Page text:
Everyone’s the hero of their own story.
How they see themselves isn’t necessarily how you see them, or how your readers will see them. In fact, as a writer, it’s fairly vital that you create a conflict here. A villain who knows he’s a villain is just a sad sack. You’ve defanged him. A villain who honestly thinks he’s saving the world? There’s conflict. And remember: conflict is what involves the reader.
The other night, some douchebag who went to school with Mr. Business took issue with a meme I’d shared. ‘Cause those memes, so serious. The text of the meme was something about, guess what, buddy, women entering the workforce isn’t the problem. He commented that he “didn’t understand.” To him, women absolutely were the problem and he wanted to tell me about that. I wasn’t…charmed, by this. His response? Absolute, balls to the walls, calling me every name in the book fury. He dug himself into a deeper and deeper hole, accusing me of everything from planting thoughts in his head (yes, really) to advancing the–still elusive–gay agenda.
After I finished being a mixture of repelled, hurt, and amused, I decided I’d turn my experience into a teachable moment. That’s when I decided to write this series of posts. Because, you see, Assholio truly did, and still does, believe that he’s on the side of right. He absolutely rejected the suggestion–made by more than one person, including my husband–that he’d said, or indeed was even capable of saying, anything offensive. Which I, kind of obviously, pointed out was a bit narcissistic. A further attack, apparently, on my part.
Whether I’m right or he is, is beside the point. I’m going to go on and live my life and he’s going to go on and live his and where we both end up’ll ultimately tell us all something about which approach to life is best. Assholio’s opinion of himself was what drove that conversation. His opinion of himself and, probably, his insecurities. Which illuminates another, absolutely vital, principle of character design: people see what you show them, not what you tell them.
Assholio could’ve sat there telling me how “tolerant” he was until the cows came home. His own, other statements rendered his assertions about his character meaningless. Likewise, when writing, your goal should be to show, don’t tell.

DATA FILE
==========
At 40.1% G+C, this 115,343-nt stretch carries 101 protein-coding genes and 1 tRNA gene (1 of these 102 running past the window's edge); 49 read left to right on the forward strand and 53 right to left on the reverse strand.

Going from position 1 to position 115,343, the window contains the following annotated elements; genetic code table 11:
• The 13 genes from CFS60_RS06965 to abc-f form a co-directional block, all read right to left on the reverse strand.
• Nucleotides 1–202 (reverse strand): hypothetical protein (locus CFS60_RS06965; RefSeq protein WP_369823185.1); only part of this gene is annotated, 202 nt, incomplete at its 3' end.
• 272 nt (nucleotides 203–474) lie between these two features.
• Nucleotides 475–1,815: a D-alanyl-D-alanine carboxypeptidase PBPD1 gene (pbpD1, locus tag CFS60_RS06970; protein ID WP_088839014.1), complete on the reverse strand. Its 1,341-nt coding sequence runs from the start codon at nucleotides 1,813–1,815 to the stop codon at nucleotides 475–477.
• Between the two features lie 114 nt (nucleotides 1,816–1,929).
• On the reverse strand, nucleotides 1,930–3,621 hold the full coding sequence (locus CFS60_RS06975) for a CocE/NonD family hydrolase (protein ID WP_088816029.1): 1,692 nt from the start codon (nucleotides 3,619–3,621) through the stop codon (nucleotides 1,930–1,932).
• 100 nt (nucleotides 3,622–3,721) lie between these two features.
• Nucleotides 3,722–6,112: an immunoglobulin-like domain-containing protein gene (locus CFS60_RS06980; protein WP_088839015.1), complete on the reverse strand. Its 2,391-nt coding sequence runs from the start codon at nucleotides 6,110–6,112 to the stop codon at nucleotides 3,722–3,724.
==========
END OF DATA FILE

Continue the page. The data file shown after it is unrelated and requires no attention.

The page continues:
For the longest time, I thought “show, don’t tell” meant “think of a really wordy and complex way of hinting that this character is angry, rather than just saying ‘she’s angry.'” In reality it’s about letting the reader draw their own conclusions. Just like we all do, in real life. Like I said at the beginning, everyone’s the hero of their own story: you have to show, through the disconnect (if any) between their words and actions, who they actually are.
And this is where beta readers can be incredibly helpful. Beta readers aren’t your own personal army of unpaid editors, they’re your front line against failure. You can write for yourself, or you can write for an audience; if you’re writing for an audience, then you’d better take some responsibility for communicating with it. If they “don’t get what you’re trying to say,” then possibly you haven’t found your target audience yet but…. More likely, let’s get real. More likely, you’re just not that great of a writer yet. Don’t take criticism (i.e., your supposed hero is someone nobody can stand) as an attack. Use it as a springboard for growth.
Your beta readers might devour every chapter, they might all of them quit after the first chapter. Either way, they’re giving you feedback–both on the quality of your writing, and on your potential readership. You could write the absolute best book in the world, the true Great American Novel. Someone will still hate it. It’s when everyone hates it, including the people you think you’re writing for, that there’s a problem. We all make assumptions about who’s going to like us, our books, and everything else. Sometimes we’re wrong.
Until the beta readers come along, you’ve only experienced your characters from your own, unique point of view. And experiencing anything only from your own, unique point of view is a mistake. Learning should be a group activity, not one person lecturing at the wind.
So you can take feedback like Assholio (blocking me), or you can take feedback like an adult and use it to become more powerful. Shouldn’t your goal always be to assume your ultimate form? Whatever form that might be? When you get feedback you should, dare I say this, lean in. Embrace the positive (you’ve earned it) but embrace the negative, too. That’s the real gift. When someone’s invested enough in your success, and overall happiness, to risk upsetting you…that’s friendship. Treasure it. Ignoring your friends’ well intentioned criticisms only means hearing those same criticisms later, and from all the reviewers panning your hard work. Trust me on this, I speak from experience.
I’ll probably finish this series out, at least for now, with a third post. So let me know what you’d like it, or any other future post, to address, either here or on Facebook. My Facebook page, incidentally, gets no love at all but is awesome. I mean. If you like seeing pictures of my cats, plants, other animals, and son it’s awesome. That and this blog is only useful to the extent that it’s on point.